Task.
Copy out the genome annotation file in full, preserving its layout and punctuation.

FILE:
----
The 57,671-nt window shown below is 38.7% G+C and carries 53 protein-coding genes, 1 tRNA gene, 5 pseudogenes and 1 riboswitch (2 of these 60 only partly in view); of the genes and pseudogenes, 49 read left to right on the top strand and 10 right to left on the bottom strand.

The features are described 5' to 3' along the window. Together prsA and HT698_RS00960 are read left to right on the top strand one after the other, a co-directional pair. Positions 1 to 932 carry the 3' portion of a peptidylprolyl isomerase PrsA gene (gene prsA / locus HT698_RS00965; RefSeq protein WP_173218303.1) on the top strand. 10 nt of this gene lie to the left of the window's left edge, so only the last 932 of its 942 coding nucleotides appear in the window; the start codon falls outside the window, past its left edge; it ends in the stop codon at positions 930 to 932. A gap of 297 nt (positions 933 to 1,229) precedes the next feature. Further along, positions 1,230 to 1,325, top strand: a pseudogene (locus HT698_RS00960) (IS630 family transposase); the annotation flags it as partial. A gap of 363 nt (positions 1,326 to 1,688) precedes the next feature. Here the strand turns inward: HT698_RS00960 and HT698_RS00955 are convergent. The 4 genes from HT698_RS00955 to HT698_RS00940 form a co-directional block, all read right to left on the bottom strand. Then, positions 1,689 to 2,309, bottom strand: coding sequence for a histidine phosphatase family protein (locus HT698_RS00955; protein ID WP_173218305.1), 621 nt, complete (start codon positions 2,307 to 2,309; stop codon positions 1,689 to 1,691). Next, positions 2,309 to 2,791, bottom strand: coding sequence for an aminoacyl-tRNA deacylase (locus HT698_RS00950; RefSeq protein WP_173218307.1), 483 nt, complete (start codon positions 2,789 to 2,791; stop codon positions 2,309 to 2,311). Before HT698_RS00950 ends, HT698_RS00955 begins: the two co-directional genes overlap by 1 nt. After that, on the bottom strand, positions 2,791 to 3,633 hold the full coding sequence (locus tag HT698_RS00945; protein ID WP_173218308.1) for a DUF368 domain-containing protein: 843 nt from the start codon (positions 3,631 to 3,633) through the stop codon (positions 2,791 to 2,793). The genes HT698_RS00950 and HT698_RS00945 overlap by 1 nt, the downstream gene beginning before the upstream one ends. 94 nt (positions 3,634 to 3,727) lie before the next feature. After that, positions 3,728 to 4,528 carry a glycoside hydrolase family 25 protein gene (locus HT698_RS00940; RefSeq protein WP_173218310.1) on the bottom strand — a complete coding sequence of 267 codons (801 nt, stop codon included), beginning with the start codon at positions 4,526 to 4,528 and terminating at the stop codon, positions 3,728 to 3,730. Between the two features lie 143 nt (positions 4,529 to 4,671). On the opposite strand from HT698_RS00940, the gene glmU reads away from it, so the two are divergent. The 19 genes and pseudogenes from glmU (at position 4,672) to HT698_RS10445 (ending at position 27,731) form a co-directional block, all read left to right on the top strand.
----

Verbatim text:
The 57,671-nt window shown below is 38.7% G+C and carries 53 protein-coding genes, 1 tRNA gene, 5 pseudogenes and 1 riboswitch (2 of these 60 only partly in view); of the genes and pseudogenes, 49 read left to right on the top strand and 10 right to left on the bottom strand.

The features are described 5' to 3' along the window. Together prsA and HT698_RS00960 are read left to right on the top strand one after the other, a co-directional pair. Positions 1 to 932 carry the 3' portion of a peptidylprolyl isomerase PrsA gene (gene prsA / locus HT698_RS00965; RefSeq protein WP_173218303.1) on the top strand. 10 nt of this gene lie to the left of the window's left edge, so only the last 932 of its 942 coding nucleotides appear in the window; the start codon falls outside the window, past its left edge; it ends in the stop codon at positions 930 to 932. A gap of 297 nt (positions 933 to 1,229) precedes the next feature. Further along, positions 1,230 to 1,325, top strand: a pseudogene (locus HT698_RS00960) (IS630 family transposase); the annotation flags it as partial. A gap of 363 nt (positions 1,326 to 1,688) precedes the next feature. Here the strand turns inward: HT698_RS00960 and HT698_RS00955 are convergent. The 4 genes from HT698_RS00955 to HT698_RS00940 form a co-directional block, all read right to left on the bottom strand. Then, positions 1,689 to 2,309, bottom strand: coding sequence for a histidine phosphatase family protein (locus HT698_RS00955; protein ID WP_173218305.1), 621 nt, complete (start codon positions 2,307 to 2,309; stop codon positions 1,689 to 1,691). Next, positions 2,309 to 2,791, bottom strand: coding sequence for an aminoacyl-tRNA deacylase (locus HT698_RS00950; RefSeq protein WP_173218307.1), 483 nt, complete (start codon positions 2,789 to 2,791; stop codon positions 2,309 to 2,311). Before HT698_RS00950 ends, HT698_RS00955 begins: the two co-directional genes overlap by 1 nt. After that, on the bottom strand, positions 2,791 to 3,633 hold the full coding sequence (locus tag HT698_RS00945; protein ID WP_173218308.1) for a DUF368 domain-containing protein: 843 nt from the start codon (positions 3,631 to 3,633) through the stop codon (positions 2,791 to 2,793). The genes HT698_RS00950 and HT698_RS00945 overlap by 1 nt, the downstream gene beginning before the upstream one ends. 94 nt (positions 3,634 to 3,727) lie before the next feature. After that, positions 3,728 to 4,528 carry a glycoside hydrolase family 25 protein gene (locus HT698_RS00940; RefSeq protein WP_173218310.1) on the bottom strand — a complete coding sequence of 267 codons (801 nt, stop codon included), beginning with the start codon at positions 4,526 to 4,528 and terminating at the stop codon, positions 3,728 to 3,730. Between the two features lie 143 nt (positions 4,529 to 4,671). On the opposite strand from HT698_RS00940, the gene glmU reads away from it, so the two are divergent. The 19 genes and pseudogenes from glmU (at position 4,672) to HT698_RS10445 (ending at position 27,731) form a co-directional block, all read left to right on the top strand.